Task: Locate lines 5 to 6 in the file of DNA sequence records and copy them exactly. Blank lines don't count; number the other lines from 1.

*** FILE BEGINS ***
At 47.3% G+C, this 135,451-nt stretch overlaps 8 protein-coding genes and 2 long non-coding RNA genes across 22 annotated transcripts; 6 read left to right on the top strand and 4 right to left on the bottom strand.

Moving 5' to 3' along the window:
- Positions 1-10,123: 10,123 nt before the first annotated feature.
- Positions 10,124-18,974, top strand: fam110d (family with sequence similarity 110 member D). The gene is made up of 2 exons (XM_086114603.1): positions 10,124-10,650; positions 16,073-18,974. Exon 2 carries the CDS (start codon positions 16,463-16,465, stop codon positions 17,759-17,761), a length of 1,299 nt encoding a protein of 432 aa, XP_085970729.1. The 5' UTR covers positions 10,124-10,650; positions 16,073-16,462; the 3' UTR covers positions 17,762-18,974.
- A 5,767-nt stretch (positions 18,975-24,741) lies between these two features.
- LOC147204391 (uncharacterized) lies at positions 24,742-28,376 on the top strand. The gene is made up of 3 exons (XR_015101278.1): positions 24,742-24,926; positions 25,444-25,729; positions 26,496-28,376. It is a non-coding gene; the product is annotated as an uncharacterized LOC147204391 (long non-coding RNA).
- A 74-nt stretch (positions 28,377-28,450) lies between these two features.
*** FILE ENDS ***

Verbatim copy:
- A 5,767-nt stretch (positions 18,975-24,741) lies between these two features.
- LOC147204391 (uncharacterized) lies at positions 24,742-28,376 on the top strand. The gene is made up of 3 exons (XR_015101278.1): positions 24,742-24,926; positions 25,444-25,729; positions 26,496-28,376. It is a non-coding gene; the product is annotated as an uncharacterized LOC147204391 (long non-coding RNA).